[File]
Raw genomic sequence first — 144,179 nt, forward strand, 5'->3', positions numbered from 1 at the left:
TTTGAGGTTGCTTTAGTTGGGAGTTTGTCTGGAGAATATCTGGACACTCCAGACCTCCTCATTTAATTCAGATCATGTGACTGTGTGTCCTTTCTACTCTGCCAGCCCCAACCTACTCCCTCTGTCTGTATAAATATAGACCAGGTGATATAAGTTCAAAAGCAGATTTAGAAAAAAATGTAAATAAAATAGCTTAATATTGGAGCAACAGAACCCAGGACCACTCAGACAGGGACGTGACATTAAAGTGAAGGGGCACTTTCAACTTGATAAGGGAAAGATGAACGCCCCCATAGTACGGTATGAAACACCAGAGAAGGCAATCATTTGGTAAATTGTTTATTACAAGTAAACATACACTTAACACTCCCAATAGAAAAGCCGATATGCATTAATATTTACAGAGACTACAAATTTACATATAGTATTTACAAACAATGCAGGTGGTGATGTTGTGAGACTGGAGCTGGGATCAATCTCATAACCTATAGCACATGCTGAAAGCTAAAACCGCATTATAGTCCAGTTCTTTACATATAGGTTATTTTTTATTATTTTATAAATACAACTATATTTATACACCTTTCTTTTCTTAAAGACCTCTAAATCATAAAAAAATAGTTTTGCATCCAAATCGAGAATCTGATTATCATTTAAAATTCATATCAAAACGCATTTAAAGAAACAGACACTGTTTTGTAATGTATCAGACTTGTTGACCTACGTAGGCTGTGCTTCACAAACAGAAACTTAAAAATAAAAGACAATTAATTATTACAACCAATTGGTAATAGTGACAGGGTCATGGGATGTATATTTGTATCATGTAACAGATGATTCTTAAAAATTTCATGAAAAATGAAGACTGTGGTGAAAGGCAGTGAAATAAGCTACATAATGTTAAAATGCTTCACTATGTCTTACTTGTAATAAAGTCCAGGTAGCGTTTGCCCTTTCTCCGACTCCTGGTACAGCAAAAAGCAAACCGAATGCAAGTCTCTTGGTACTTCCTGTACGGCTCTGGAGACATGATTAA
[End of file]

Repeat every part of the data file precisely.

Raw genomic sequence first — 144,179 nt, forward strand, 5'->3', positions numbered from 1 at the left:
TTTGAGGTTGCTTTAGTTGGGAGTTTGTCTGGAGAATATCTGGACACTCCAGACCTCCTCATTTAATTCAGATCATGTGACTGTGTGTCCTTTCTACTCTGCCAGCCCCAACCTACTCCCTCTGTCTGTATAAATATAGACCAGGTGATATAAGTTCAAAAGCAGATTTAGAAAAAAATGTAAATAAAATAGCTTAATATTGGAGCAACAGAACCCAGGACCACTCAGACAGGGACGTGACATTAAAGTGAAGGGGCACTTTCAACTTGATAAGGGAAAGATGAACGCCCCCATAGTACGGTATGAAACACCAGAGAAGGCAATCATTTGGTAAATTGTTTATTACAAGTAAACATACACTTAACACTCCCAATAGAAAAGCCGATATGCATTAATATTTACAGAGACTACAAATTTACATATAGTATTTACAAACAATGCAGGTGGTGATGTTGTGAGACTGGAGCTGGGATCAATCTCATAACCTATAGCACATGCTGAAAGCTAAAACCGCATTATAGTCCAGTTCTTTACATATAGGTTATTTTTTATTATTTTATAAATACAACTATATTTATACACCTTTCTTTTCTTAAAGACCTCTAAATCATAAAAAAATAGTTTTGCATCCAAATCGAGAATCTGATTATCATTTAAAATTCATATCAAAACGCATTTAAAGAAACAGACACTGTTTTGTAATGTATCAGACTTGTTGACCTACGTAGGCTGTGCTTCACAAACAGAAACTTAAAAATAAAAGACAATTAATTATTACAACCAATTGGTAATAGTGACAGGGTCATGGGATGTATATTTGTATCATGTAACAGATGATTCTTAAAAATTTCATGAAAAATGAAGACTGTGGTGAAAGGCAGTGAAATAAGCTACATAATGTTAAAATGCTTCACTATGTCTTACTTGTAATAAAGTCCAGGTAGCGTTTGCCCTTTCTCCGACTCCTGGTACAGCAAAAAGCAAACCGAATGCAAGTCTCTTGGTACTTCCTGTACGGCTCTGGAGACATGATTAA